Connecting state and local government leaders
‘What Works Cities,’ an expanding Bloomberg Philanthropies program, aims to create maturity models for municipal governments, using data to ‘get a better picture of what good looks like.’
OAKLAND, Calif. — One of the common themes in the world of municipal best practices is how to take the pioneering models of what works and adapt them for use in other local governments. While every jurisdiction is different, there’s increasing interest in trying to pinpoint formulas, methods and applications that are common in the highest-functioning and best-managed cities.
“We’re trying to get a better picture of what good looks like,” Beth Blauer, executive director of the Johns Hopkins University Center for Government Excellence, said at last week’s 2015 Code for America Summit at the Oakland Convention Center.
Blauer is one of the leading forces behind What Works Cities, a $42 million initiative launched in April and spearheaded by the Bloomberg Philanthropies in conjunction with Results for America, the Johns Hopkins University Center for Government Excellence, the Government Performance Lab at Harvard University’s Kennedy School of Government, the Sunlight Foundation and the Behavioral Insights Team.
The non-profit and academic coalition is in the process of identifying 100 so-called “What Works Cities” around the United States and announced the first eight participating jurisdictions in August—Chattanooga, Tennessee; Jackson, Mississippi; Kansas City, Missouri; Louisville, Kentucky; Mesa, Arizona; New Orleans, Louisiana; Seattle, Washington; and Tulsa, Oklahoma.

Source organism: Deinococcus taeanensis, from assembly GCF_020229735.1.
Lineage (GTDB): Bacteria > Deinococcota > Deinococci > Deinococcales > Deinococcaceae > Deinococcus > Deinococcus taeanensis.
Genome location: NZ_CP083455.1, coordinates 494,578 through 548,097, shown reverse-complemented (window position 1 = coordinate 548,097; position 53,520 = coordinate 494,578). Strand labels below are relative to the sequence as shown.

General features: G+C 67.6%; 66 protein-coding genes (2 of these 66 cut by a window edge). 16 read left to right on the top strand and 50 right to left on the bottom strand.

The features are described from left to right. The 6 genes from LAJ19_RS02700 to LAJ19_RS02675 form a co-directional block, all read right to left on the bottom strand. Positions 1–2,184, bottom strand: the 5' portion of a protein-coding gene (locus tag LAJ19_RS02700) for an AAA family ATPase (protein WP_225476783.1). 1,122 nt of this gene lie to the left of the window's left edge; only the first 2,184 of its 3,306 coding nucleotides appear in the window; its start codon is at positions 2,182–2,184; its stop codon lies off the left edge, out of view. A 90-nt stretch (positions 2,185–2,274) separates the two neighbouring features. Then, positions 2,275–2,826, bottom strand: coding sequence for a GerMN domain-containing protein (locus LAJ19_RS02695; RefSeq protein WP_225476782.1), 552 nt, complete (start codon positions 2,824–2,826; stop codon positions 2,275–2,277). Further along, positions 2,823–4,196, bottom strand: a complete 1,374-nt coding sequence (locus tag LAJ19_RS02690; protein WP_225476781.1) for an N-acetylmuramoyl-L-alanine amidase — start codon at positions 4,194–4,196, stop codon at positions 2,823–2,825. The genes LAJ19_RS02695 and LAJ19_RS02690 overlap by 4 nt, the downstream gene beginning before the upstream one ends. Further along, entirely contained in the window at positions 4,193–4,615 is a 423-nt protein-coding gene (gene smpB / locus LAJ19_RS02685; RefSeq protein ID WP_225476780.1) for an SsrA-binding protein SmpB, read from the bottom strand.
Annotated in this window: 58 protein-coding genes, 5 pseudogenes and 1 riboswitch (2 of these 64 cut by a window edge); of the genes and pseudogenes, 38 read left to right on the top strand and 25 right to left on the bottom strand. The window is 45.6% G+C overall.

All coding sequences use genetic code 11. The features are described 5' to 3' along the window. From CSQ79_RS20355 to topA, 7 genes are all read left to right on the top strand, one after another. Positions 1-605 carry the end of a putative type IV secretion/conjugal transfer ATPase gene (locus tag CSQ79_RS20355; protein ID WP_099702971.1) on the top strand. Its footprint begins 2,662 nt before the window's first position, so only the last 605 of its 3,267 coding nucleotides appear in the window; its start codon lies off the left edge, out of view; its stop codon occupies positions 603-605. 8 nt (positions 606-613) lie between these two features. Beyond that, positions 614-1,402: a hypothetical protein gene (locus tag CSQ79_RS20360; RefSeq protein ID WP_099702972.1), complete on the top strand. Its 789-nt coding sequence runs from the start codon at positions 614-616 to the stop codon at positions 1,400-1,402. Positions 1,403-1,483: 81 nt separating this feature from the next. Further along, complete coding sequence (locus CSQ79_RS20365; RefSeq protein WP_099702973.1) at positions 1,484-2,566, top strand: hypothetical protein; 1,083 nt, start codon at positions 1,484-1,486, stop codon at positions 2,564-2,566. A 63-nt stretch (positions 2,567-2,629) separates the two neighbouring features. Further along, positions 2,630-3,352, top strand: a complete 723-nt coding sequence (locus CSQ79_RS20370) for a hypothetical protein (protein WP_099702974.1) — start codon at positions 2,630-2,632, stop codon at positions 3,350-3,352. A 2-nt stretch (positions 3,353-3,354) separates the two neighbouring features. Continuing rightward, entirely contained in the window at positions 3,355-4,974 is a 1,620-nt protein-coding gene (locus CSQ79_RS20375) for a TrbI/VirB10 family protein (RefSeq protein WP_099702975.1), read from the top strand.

The What Works Cities program connects the participating cities with technical assistance on how to better use their data to make more informed policy and operations decisions.
“The idea is that we’re creating maturity models here,” Blauer said during a Code for America Summit workshop featuring officials from three of the previously announced What Works Cities, Louisville, New Orleans and Seattle. “The idea is to look at what those best practices are and bring them back to the cities,” she said.
Around 110 cities had applied to be part of the program and additional cities will be named on a rolling basis through 2017.
Blauer detailed some of the characteristics of the cities that they’re looking at closely for future inclusion, noting that “the cities already on this panel were already advanced” in their data practices, referring to the representatives from Louisville, New Orleans and Seattle at the workshop session.
While the What Works Cities program is “looking for champions below the mayoral level” interested in data-driven approaches to municipal management, she said, the program wants mayors to apply as a sign of “commitment,” in particular, mayors who have already embraced many of the program’s driving principles.